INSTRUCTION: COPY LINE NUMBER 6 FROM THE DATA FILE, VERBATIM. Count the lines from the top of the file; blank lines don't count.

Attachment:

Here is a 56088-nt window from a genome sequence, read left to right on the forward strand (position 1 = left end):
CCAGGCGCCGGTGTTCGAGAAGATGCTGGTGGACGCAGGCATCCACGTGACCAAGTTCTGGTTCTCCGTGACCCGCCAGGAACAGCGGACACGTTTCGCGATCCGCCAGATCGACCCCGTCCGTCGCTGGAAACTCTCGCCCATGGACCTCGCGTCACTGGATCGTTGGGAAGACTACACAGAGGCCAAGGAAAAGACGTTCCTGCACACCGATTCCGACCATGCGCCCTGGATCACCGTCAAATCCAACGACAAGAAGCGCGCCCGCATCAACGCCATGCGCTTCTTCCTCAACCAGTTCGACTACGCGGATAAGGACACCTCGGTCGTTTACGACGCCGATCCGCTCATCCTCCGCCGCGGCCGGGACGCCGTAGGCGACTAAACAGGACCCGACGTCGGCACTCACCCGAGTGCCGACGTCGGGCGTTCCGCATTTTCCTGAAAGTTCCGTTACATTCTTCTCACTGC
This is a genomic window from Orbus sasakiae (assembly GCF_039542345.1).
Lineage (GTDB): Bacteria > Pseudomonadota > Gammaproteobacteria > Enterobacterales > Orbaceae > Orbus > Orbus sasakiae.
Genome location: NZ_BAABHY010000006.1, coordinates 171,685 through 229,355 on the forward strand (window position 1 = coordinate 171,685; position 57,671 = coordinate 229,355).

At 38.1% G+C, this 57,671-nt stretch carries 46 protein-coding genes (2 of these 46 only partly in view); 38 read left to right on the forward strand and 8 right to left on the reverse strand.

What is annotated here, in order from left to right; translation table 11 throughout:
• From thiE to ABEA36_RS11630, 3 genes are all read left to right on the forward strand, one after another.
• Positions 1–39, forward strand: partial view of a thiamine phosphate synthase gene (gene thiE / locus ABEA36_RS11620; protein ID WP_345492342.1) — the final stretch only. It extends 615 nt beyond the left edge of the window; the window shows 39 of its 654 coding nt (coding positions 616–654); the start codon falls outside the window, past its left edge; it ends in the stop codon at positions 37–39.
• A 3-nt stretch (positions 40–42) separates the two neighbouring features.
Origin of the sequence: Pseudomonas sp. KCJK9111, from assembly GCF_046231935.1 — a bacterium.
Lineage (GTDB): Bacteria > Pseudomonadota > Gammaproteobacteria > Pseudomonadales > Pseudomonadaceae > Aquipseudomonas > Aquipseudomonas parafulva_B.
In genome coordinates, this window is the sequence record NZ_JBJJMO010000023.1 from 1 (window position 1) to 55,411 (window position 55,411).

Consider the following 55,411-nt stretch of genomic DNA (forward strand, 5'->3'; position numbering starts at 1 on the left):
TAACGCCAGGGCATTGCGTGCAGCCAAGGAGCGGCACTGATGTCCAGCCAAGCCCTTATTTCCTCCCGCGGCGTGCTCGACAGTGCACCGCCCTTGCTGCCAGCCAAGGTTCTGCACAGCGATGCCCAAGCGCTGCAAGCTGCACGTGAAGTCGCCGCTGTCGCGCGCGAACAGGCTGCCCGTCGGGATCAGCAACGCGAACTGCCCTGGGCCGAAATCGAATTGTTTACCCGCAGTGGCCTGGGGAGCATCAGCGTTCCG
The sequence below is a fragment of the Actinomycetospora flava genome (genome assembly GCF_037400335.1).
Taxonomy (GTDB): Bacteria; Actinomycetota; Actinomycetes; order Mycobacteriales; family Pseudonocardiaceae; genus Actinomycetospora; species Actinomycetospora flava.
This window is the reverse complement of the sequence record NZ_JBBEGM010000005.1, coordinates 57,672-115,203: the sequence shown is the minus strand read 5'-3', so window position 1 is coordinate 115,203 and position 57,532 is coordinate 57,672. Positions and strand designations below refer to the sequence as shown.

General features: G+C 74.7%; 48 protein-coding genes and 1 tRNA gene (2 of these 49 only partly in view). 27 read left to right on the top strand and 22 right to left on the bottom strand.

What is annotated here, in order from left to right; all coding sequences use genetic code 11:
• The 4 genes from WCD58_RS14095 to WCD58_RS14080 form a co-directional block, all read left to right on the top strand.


At 38.1% G+C, this 57,671-nt stretch carries 46 protein-coding genes (2 of these 46 only partly in view); 38 read left to right on the forward strand and 8 right to left on the reverse strand.